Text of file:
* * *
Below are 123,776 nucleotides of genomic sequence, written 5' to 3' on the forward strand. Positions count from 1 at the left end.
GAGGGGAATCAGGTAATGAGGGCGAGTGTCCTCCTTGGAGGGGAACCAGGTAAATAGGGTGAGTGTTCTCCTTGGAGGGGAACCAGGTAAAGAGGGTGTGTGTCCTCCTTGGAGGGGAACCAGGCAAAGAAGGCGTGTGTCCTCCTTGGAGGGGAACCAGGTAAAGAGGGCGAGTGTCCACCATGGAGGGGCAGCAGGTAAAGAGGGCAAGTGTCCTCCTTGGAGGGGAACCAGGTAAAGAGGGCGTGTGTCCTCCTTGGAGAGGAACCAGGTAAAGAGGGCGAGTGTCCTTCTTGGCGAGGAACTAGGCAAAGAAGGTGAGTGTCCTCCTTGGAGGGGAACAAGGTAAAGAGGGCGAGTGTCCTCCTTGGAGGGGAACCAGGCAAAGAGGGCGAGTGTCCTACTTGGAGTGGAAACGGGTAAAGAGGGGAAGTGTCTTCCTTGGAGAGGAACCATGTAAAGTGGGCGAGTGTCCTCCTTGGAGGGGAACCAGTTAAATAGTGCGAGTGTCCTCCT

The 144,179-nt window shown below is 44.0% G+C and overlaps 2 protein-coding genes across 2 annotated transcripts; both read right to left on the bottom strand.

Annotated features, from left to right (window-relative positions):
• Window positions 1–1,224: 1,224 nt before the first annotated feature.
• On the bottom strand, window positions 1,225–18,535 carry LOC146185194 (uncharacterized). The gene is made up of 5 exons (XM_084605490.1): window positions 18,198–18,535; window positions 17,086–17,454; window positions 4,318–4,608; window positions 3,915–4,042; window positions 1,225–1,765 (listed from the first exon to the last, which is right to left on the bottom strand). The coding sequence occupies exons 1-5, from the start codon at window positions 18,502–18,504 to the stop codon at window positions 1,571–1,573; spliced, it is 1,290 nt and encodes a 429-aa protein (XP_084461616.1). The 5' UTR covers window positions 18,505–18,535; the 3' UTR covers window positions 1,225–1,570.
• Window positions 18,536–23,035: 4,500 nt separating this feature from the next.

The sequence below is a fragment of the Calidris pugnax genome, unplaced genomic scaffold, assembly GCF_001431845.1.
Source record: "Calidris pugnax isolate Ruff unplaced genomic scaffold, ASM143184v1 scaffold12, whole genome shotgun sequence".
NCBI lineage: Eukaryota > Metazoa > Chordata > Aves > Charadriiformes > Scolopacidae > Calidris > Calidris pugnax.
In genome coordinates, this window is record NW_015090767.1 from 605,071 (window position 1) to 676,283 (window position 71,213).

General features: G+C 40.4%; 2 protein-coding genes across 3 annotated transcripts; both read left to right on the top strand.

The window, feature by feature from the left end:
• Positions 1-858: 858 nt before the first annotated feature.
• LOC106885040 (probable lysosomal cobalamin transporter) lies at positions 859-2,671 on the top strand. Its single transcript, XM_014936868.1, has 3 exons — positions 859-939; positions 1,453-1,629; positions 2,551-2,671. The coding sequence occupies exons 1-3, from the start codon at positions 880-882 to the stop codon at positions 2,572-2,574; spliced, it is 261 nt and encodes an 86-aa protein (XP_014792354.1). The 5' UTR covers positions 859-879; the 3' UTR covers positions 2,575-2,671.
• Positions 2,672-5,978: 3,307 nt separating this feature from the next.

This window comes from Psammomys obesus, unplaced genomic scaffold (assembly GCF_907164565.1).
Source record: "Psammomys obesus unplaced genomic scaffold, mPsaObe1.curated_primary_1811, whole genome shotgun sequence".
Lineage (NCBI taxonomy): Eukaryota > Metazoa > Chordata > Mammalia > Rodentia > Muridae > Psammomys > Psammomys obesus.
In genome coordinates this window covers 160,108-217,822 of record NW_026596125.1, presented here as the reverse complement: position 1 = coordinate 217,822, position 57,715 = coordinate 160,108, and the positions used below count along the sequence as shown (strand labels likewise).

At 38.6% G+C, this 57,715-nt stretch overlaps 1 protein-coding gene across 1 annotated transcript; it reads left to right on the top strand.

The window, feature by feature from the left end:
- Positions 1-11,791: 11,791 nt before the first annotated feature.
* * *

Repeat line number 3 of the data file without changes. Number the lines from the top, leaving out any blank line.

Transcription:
The 144,179-nt window shown below is 44.0% G+C and overlaps 2 protein-coding genes across 2 annotated transcripts; both read right to left on the bottom strand.